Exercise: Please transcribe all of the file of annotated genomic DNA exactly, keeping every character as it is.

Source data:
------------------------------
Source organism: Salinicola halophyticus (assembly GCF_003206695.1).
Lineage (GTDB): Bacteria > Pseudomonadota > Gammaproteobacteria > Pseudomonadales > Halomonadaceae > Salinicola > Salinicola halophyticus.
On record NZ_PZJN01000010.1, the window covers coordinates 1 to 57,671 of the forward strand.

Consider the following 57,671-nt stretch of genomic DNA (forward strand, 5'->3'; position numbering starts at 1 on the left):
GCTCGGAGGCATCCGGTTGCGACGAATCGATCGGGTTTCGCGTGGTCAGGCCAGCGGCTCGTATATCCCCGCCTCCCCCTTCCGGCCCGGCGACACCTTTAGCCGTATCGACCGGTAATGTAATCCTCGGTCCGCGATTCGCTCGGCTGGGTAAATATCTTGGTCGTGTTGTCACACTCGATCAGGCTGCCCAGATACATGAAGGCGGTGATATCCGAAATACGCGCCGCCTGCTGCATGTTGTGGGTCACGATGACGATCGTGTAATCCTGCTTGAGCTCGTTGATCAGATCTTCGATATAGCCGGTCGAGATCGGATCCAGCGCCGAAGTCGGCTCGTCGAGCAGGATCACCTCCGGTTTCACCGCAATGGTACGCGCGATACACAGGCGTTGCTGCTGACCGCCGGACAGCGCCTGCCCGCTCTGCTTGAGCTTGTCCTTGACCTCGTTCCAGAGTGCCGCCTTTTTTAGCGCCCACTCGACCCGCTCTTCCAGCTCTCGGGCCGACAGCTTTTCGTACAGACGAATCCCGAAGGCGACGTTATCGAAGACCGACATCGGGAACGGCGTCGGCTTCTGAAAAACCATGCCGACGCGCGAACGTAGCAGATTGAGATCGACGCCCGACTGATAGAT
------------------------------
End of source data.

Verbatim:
Source organism: Salinicola halophyticus (assembly GCF_003206695.1).
Lineage (GTDB): Bacteria > Pseudomonadota > Gammaproteobacteria > Pseudomonadales > Halomonadaceae > Salinicola > Salinicola halophyticus.
On record NZ_PZJN01000010.1, the window covers coordinates 1 to 57,671 of the forward strand.

Consider the following 57,671-nt stretch of genomic DNA (forward strand, 5'->3'; position numbering starts at 1 on the left):
GCTCGGAGGCATCCGGTTGCGACGAATCGATCGGGTTTCGCGTGGTCAGGCCAGCGGCTCGTATATCCCCGCCTCCCCCTTCCGGCCCGGCGACACCTTTAGCCGTATCGACCGGTAATGTAATCCTCGGTCCGCGATTCGCTCGGCTGGGTAAATATCTTGGTCGTGTTGTCACACTCGATCAGGCTGCCCAGATACATGAAGGCGGTGATATCCGAAATACGCGCCGCCTGCTGCATGTTGTGGGTCACGATGACGATCGTGTAATCCTGCTTGAGCTCGTTGATCAGATCTTCGATATAGCCGGTCGAGATCGGATCCAGCGCCGAAGTCGGCTCGTCGAGCAGGATCACCTCCGGTTTCACCGCAATGGTACGCGCGATACACAGGCGTTGCTGCTGACCGCCGGACAGCGCCTGCCCGCTCTGCTTGAGCTTGTCCTTGACCTCGTTCCAGAGTGCCGCCTTTTTTAGCGCCCACTCGACCCGCTCTTCCAGCTCTCGGGCCGACAGCTTTTCGTACAGACGAATCCCGAAGGCGACGTTATCGAAGACCGACATCGGGAACGGCGTCGGCTTCTGAAAAACCATGCCGACGCGCGAACGTAGCAGATTGAGATCGACGCCCGACTGATAGAT